Unfortunately this meant that it could take some time to win a fight even if there was no chance the monsters could even hurt you. It also meant that even though boss battles could feel tense, there was no pressure. You had all the time in the world to decide if you wanted to cast that heal spell, or attack for one more turn. In Ryza however the system is 100% real-time, and wow does it make combat feel different. You start each fight with one character activated and use the R1/L1 shoulder buttons to swap the active character. If a character’s turn comes up and they aren’t activated, they just act. You have some ability to influence their actions, but nothing too complex.
This change alone makes combat flow much faster, but then there’s the timer itself. Combat in this game is fast, you do not have time to think. It was a very rare situation that more than two seconds went by without something attacking. This doesn’t put too much pressure on you during normal fights, but it does mean that boss fights are intense. You have to have a plan going in because you only have time to react, not plan during the fight. This in my opinion is a very welcome change to the turn-based systems of the past.
Audio and Visual
This is one of the areas that Atelier Ryza actually disappoints in. Now the Atelier games have never been graphical and artistic showcases. It has always been a bit of a niche product, and one of the reasons it is still around is because they keep their art budget under control, this is not to say the game are ugly. They have a very distinct artistic style to them and while they don’t push the polygons there is plenty of detail to create a world that is pleasing to the eye.
This time around though it feels like they took a few unneeded shortcuts. The intro cinematic is a good example, as far as I’m aware, the intro cinematic has always been a short 2D animated sequence so well produced that it could be mistaken for the intro sequence to an anime. This time around we get an in-engine 3D animation. It’s not bad, just not as good as what they usually do. That’s a minor nit-pick though, what is more distracting are the animations and poses in-game.
It’s nothing major, but you’ll run across a facial expression that just look weird, or a pose during a conversation that doesn’t fit, or an animation that looks really stiff. These aren’t issues that crop up all the time, but they did happen frequently enough that it ends up being a bit distracting. Texture quality is decent, but it never really rises above that. It just has this feel that the art budget this time around got squeezed pretty hard. There’s still plenty of mystery and beauty to the world, it just has more rough edges than I’m used to.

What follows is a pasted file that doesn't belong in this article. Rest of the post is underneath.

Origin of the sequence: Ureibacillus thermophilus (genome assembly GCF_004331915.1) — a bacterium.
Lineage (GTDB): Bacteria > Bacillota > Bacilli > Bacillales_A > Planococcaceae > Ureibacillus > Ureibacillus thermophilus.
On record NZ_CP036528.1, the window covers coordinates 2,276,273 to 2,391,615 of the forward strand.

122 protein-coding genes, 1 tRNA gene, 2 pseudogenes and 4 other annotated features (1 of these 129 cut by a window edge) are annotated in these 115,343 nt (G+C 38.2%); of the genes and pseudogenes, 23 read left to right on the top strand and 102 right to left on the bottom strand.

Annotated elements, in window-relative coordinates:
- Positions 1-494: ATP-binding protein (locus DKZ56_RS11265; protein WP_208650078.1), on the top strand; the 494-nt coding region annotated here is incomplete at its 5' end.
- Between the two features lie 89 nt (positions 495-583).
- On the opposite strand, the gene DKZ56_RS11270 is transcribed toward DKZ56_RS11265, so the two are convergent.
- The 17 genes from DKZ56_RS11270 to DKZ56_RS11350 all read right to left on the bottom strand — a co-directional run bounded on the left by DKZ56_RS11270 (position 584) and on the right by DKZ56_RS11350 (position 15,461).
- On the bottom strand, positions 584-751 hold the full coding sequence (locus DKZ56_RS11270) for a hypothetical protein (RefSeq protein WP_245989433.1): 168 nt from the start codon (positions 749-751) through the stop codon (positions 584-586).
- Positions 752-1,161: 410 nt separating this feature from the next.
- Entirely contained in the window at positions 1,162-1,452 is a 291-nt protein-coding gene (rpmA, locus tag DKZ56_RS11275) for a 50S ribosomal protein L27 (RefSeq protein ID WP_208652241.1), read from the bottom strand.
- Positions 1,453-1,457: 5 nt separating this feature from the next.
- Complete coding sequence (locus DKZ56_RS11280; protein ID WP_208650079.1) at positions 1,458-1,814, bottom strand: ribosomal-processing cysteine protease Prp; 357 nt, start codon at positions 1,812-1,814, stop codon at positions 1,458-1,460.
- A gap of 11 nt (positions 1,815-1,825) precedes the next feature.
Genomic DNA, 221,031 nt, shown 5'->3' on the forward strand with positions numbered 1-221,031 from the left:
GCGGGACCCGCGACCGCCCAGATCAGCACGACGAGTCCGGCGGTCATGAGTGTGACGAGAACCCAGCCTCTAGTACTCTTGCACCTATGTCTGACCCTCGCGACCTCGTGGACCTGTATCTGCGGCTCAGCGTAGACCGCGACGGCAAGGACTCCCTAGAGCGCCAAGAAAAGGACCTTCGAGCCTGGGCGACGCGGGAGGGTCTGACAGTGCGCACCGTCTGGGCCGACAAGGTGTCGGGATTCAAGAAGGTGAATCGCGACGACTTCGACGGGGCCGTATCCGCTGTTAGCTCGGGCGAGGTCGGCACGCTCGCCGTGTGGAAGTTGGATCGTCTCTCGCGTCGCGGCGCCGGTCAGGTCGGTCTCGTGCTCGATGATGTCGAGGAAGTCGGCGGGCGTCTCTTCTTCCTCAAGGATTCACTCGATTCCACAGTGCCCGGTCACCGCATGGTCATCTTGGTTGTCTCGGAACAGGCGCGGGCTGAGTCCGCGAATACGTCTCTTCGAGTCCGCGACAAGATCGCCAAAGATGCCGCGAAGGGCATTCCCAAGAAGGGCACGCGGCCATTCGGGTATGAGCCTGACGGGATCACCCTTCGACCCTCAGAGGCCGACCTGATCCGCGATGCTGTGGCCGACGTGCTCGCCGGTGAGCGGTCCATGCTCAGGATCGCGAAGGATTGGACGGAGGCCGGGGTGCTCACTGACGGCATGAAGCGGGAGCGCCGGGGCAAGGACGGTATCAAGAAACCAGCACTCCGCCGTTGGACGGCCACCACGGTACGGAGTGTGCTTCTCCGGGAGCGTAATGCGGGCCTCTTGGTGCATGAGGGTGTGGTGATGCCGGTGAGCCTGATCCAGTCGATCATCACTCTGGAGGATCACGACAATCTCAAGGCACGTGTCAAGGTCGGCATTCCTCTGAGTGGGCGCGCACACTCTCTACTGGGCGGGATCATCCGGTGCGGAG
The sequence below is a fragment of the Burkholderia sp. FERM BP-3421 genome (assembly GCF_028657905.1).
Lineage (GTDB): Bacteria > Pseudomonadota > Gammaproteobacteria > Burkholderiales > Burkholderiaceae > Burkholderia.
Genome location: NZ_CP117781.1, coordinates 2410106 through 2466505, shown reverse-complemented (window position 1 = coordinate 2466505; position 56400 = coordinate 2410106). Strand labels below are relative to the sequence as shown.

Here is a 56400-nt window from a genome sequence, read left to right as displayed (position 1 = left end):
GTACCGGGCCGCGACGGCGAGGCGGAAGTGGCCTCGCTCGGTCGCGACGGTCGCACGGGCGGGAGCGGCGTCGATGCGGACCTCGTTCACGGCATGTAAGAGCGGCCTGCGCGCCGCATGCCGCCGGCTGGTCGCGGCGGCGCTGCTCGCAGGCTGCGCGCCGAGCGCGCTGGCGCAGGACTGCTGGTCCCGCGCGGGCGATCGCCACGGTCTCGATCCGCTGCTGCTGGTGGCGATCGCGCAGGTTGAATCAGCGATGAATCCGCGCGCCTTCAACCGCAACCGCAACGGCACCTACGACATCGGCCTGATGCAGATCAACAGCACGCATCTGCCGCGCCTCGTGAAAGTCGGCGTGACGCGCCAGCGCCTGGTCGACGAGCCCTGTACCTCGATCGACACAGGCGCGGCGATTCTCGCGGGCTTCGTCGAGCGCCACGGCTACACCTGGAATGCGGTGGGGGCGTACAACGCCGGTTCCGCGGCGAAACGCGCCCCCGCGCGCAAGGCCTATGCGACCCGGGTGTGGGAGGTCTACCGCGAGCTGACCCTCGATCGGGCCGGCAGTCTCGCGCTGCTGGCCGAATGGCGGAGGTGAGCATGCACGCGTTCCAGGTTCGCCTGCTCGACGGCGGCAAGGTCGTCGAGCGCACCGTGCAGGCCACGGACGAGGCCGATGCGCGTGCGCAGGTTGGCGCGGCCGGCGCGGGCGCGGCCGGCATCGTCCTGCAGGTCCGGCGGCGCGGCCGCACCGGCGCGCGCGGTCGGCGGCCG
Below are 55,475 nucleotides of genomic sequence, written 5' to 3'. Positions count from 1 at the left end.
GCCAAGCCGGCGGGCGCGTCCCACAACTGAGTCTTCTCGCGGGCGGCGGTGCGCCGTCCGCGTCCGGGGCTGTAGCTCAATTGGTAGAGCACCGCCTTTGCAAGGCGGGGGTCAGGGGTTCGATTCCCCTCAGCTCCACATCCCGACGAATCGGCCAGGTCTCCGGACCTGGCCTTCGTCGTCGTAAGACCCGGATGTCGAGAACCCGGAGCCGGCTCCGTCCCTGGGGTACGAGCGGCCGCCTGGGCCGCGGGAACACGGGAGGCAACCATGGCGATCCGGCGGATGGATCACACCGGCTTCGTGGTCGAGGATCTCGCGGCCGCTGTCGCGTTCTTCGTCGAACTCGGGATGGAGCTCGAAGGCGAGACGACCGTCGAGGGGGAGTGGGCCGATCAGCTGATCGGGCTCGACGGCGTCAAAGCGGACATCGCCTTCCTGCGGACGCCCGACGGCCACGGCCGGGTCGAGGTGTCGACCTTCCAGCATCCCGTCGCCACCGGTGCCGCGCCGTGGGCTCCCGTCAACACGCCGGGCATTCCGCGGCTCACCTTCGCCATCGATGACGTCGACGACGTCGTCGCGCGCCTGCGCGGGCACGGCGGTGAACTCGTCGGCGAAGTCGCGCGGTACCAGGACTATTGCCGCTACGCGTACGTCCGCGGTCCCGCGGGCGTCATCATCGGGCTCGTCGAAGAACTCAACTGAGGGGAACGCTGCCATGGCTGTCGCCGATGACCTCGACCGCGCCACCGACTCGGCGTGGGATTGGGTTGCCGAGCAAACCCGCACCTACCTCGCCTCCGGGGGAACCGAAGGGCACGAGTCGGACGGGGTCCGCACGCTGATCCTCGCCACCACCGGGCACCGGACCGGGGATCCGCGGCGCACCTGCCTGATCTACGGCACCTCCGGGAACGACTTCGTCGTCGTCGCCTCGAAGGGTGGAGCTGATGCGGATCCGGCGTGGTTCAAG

Audio wise things are pretty good. I’m pretty sure they’ve recycled many sound effects from previous titles, but I don’t see anything wrong with that. A puni sounds like a puni, no need to re-record the sound effect if the original is good. Every action has audio feedback that makes sense which is imported for building immersion. The music is decent as well with a full orchestral sound track, not so awesome that I plan on importing the OST CD, but I am enjoying listening to it on YouTube while writing this review. The songs fit the action on the screen well and the main themes you hear in town and the gather areas never gets old or boring.
Once more I desire to scratch out that word Replayability and replace it with Longevity. I mean yes, you can replay through the game again, but there’s not much point to it. Even a basic play-through is likely to take you 30-40 hours and that’s if you aren’t going crazy pursuing every single side-quest. The longevity in the game comes from two related but separate areas: mega bosses and synthesizing gear. After the main quest is completed there will be ultra-hard boss monsters in various locals in the game.
Beating these titans requires very specific gear and preparation to take on, and you’ll probably have to try several times to get a feel for the attacks patterns and status effects the boss has. Of course this is going to require a lot of synthesizing and I’ve already laid out how much work can go into single piece of gear. Each character has four gear slots so that means at a minimum you have to create 12 high-end equipable items, and then you have consumables to worry about. Combine all of that with the numerous side-quests, challenges available and the random worlds you can create and explore, it is very easy to sink 100+ hours into this game.
If you’re using a walk-through you might be able to burn through the game in 20 hours on a first play-through, but as mentioned earlier the probable time is between 30-40 hours. That’s 30-40 hours of quality game time with little time wasted, so from a sheer dollars/time ratio this is a good buy. Value for your dollar only goes up if the systems click well enough with you that you seek to finish everything the game has to offer. I’m a bit more on the fence when it comes to the deluxe editionas all you really get for your $15 is a collection of costumes and hideout decorations. I have no idea how large an Extra Large! gem pack is, but given how easy they are to get I’d say it really doesn’t matter. My take on the Digital Deluxe is you should only get it if this game sounds perfect to you and you want to toss a few extra bucks at the developer.
This is an Atelier game through-and-through. If you are a fan of the series, go buy it now, you won’t be disappointed. If you aren’t a fan of the series, but you’re looking for an RPG that has some incredibly deep systems to explore and exploit, then I would heartily recommend this game. The planning and manipulation of properties that goes into crafting in this games is rivaled by few games on the market.
That said, there is a bit of dissonance between the story and the mechanics. While I wouldn’t say the incredibly deep and complex mechanics are at odds with the cute feel and heartwarming story, it is something to be aware of. Those looking just for a nice story might be put-off by the mechanics, and those looking for complex mechanics might get put off by the cuteness of the game. I’ll end this by saying that if you enjoy RPGs then you should give Atelier Ryza a try as there’s a lot to like here.
If you enjoyed this review be sure to check out more in Children Of Morta Review – Fighting, Fun For The Whole Family and for more Atelier, be sure to read next Atelier Lulua: The Scion Of Arland Review.